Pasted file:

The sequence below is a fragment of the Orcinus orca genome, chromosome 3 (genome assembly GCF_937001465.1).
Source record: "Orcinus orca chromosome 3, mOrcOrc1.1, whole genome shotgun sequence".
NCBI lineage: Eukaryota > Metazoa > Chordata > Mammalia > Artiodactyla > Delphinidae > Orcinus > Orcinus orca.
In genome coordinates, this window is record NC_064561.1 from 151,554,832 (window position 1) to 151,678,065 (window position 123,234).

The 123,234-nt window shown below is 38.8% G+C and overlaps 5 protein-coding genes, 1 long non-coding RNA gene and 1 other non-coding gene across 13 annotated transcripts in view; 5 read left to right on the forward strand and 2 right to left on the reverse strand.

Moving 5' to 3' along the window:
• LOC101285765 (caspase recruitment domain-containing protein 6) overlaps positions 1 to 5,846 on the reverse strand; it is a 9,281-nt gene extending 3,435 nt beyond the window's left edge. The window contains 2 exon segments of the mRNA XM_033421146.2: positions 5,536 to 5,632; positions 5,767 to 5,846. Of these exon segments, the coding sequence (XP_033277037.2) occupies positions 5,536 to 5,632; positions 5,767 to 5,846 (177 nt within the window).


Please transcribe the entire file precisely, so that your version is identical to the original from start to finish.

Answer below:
The sequence below is a fragment of the Orcinus orca genome, chromosome 3 (genome assembly GCF_937001465.1).
Source record: "Orcinus orca chromosome 3, mOrcOrc1.1, whole genome shotgun sequence".
NCBI lineage: Eukaryota > Metazoa > Chordata > Mammalia > Artiodactyla > Delphinidae > Orcinus > Orcinus orca.
In genome coordinates, this window is record NC_064561.1 from 151,554,832 (window position 1) to 151,678,065 (window position 123,234).

The 123,234-nt window shown below is 38.8% G+C and overlaps 5 protein-coding genes, 1 long non-coding RNA gene and 1 other non-coding gene across 13 annotated transcripts in view; 5 read left to right on the forward strand and 2 right to left on the reverse strand.

Moving 5' to 3' along the window:
• LOC101285765 (caspase recruitment domain-containing protein 6) overlaps positions 1 to 5,846 on the reverse strand; it is a 9,281-nt gene extending 3,435 nt beyond the window's left edge. The window contains 2 exon segments of the mRNA XM_033421146.2: positions 5,536 to 5,632; positions 5,767 to 5,846. Of these exon segments, the coding sequence (XP_033277037.2) occupies positions 5,536 to 5,632; positions 5,767 to 5,846 (177 nt within the window).